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All lenses great and small

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Damon J Ezekiel
BOptom FAAO FCLSA FSLS
Director, Ezekiel Eyes, WA

 

My philosophy for fitting keratoconus patients is to work through the options with them. The various options range from soft toric contact lenses, piggy-back soft lenses with corneal RGPs, and corneal RGPs, to gas permeable mini-scleral and gas permeable scleral contact lenses.

The range of options available depends on the severity of the patient’s cone. Ultimately, this will determine the path that will give the patient the best visual acuity improvement.

CASE REPORT

 

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Figure 1. Corneal topography map reveals the extent of PC’s keratoconus, right eye

 

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Figure 2. Corneal topography map reveals the extent of PC’s keratoconus, left eye

 

PC, a 30-year-old patient, presented to my office concerned about his quality of life. He had been diagnosed with keratoconus when he was 22 years old and he admitted his vision had been poor for a few years before the diagnosis.

PC was only just managing with the spectacle prescription: R Plano/-5.25 x 45, VA 6/48; L -0.50/-1.75 x 100, VA 6/9.5. His Flat and Steep K readings were R 49.36/54.96 and L 46.40/48.47.

PC worried whether he would be able to continue to hold down a job and drive, which are aspects of life that most of us take for granted. He was at a crossroad in his life, as his lack of vision was becoming a liability for him as well as for other road users.

In discussions with PC, it emerged that he had tried only soft disposable toric contact lenses, which were not satisfactory due to very poor visual acuities and comfort. We decided to start with corneal gas permeable contact lenses.

I trial-fitted PC with the Keracon lens in a 9.6 diameter. After a few trial fittings to establish a good three-point touch fit, PC’s visual acuities improved to R 6/7.5- and L 6/6-.

At the first aftercare consultation review, PC was wearing the lenses full time with great vision and reasonable comfort. No contact lens adjustments were required; another review was scheduled for two weeks later.

At the following aftercare consultation, PC informed me that he had been to his work site north of Perth and been surrounded by dust, heat and wind. His comfort was a real issue. The fit of the lens in my clean, cool consulting room was great and the vision was good.

The next option we discussed was to move PC into a gas permeable mini-scleral lens. He returned the following day with no lens wear and we undertook the trial fitting of the gas permeable SoClear mini-scleral lenses.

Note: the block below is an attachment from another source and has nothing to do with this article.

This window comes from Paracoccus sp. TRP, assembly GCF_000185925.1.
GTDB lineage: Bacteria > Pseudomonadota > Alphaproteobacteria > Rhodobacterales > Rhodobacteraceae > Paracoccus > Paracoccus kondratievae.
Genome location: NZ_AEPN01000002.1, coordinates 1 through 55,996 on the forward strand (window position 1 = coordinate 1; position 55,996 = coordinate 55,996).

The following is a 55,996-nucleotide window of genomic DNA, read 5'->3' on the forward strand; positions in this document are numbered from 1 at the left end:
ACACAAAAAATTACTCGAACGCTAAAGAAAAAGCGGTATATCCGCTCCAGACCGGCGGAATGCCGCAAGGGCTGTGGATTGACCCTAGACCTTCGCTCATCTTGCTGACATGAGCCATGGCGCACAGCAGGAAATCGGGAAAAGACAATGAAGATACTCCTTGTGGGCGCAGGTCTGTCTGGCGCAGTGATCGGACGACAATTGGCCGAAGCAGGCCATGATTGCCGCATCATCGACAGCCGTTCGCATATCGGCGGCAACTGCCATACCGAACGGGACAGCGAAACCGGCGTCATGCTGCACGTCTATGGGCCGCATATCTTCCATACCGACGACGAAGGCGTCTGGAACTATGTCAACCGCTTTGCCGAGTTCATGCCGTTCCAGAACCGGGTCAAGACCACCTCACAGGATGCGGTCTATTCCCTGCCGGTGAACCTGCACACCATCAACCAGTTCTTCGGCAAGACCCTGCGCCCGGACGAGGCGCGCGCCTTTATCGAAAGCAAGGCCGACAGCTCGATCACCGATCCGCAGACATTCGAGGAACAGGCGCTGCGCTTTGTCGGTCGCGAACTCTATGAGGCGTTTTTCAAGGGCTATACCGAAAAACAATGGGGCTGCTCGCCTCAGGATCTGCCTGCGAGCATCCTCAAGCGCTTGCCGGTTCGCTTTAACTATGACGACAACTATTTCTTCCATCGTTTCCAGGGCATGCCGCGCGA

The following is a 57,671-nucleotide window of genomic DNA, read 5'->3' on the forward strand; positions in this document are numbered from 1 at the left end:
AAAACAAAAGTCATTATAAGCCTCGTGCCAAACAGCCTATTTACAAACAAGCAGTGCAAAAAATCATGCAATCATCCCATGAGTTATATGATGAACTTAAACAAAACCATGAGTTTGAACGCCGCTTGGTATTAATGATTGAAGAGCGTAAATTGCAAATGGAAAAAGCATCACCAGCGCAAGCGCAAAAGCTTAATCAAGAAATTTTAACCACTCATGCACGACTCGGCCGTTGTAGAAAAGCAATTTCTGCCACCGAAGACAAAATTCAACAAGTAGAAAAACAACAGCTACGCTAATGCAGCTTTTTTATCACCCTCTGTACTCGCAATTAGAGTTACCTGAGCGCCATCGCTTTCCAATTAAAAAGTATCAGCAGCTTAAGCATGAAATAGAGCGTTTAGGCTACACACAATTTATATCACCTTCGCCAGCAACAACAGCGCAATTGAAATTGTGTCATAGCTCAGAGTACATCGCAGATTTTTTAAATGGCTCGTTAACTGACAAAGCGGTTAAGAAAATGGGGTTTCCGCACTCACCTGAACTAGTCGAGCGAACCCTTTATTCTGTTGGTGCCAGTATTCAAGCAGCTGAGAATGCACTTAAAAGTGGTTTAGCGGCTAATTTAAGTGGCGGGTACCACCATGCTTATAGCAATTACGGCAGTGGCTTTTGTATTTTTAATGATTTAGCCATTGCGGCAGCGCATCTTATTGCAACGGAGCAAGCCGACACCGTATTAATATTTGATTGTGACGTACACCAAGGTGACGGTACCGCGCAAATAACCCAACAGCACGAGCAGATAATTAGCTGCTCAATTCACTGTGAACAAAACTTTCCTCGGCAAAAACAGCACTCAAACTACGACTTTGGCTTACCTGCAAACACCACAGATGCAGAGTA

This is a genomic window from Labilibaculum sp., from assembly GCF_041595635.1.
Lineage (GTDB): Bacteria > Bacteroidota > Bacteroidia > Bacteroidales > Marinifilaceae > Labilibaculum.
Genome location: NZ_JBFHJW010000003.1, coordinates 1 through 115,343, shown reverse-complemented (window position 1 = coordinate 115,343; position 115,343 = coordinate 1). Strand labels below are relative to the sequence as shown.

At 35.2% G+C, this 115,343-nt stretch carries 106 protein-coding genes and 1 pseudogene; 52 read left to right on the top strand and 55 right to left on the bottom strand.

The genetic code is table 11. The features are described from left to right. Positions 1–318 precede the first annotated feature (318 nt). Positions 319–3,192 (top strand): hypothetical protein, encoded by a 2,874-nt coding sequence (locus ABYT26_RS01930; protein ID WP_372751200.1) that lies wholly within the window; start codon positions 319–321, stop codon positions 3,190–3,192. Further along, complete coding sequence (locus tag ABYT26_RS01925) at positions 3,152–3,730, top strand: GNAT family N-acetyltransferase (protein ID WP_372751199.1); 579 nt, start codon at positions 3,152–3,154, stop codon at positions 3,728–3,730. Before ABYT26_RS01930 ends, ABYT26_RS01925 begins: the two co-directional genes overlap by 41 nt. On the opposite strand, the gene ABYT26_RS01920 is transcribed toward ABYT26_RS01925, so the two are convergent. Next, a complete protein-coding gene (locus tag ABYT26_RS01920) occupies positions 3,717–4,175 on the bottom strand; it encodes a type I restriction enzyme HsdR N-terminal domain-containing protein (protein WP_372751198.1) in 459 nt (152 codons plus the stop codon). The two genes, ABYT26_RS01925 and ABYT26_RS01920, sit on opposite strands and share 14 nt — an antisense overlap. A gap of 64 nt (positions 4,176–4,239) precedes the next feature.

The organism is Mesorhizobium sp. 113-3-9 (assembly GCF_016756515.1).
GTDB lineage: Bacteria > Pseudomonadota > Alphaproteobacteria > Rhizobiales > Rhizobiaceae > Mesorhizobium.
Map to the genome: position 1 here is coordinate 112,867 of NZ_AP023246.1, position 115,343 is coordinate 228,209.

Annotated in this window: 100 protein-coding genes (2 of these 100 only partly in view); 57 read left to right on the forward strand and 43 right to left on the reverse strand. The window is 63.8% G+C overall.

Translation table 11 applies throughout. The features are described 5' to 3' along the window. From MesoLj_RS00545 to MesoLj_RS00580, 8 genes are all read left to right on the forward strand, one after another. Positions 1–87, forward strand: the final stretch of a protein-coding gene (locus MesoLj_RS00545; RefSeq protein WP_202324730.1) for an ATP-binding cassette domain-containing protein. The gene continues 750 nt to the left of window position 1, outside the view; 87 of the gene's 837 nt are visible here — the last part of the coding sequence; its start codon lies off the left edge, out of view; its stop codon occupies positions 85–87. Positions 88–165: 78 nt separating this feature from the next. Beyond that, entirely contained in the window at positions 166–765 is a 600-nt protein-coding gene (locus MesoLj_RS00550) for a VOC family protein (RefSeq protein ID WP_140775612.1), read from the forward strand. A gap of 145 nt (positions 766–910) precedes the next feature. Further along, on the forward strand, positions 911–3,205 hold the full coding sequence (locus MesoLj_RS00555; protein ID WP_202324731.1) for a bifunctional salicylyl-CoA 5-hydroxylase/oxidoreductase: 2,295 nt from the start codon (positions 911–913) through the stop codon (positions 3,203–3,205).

The gas permeable SoClear mini-scleral lens is made by Dakota Sciences in the USA, and Gelflex Laboratories is the agent for these lenses. It is a sealed design, nice and thin, made in the Boston XO2 material, and I find that it is a terrific lens for my patients.

After a few trial lenses to establish the correct fitting, I decided on the following lens parameters: R 5.19/15.00/-19.50, L 5.27/15.00/-19.50.

 

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Figure 3. Right eye central fit

 

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Figure 4. Left eye central fit

 

Figures 3 and 4 show the central corneal tear layer at delivery of R 410 µm and L 442 µm. We aim for a central corneal tear layer of around 400 µm; with increased wearing time this central tear layer will drop to approximately 200 µm. A small central tear layer initially will become too tight as the lens drops onto the cornea. With increased wearing time, this will cause corneal staining. An excessively large corneal tear layer will cause dimple veiling and compromise the corneal health; vision will be poor as the lens will not drop back on the eye.

The landing zone of the SoClear lens is to fit the periphery of the lens on the sclera and clear the limbus. We measure this landing zone with our anterior OCT. A landing zone of approximately 1500 µm is great. If the landing zone is too small, the lens will become too tight and if the landing zone is too large, the bearing of the lens will encroach across the limbus and compromise the fit and lens comfort. In this case it was R 1560 µm and L 1474 µm as shown in Figures 5 and 6.

 

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Figure 5. Right eye landing zone

 

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Figure 6. Left eye landing zone

 

During PC’s next aftercare consultation, he was achieving wearing his lenses with comfortable all day wear and achieving visual acuities of R 6/7.5 and L 6/6.

PC was very happy that his visual acuities and overall quality of life had greatly improved. He appreciated the effort of trying a modality of contact lenses and then moving on to the next level to enhance either the vision or the comfort.

______________________________

Damon Ezekiel is the Practising Fellow of the Scleral Lens Education Society in Australia. In 2018, he will be the first Australian to become president of the International Society of Contact Lens Specialists.



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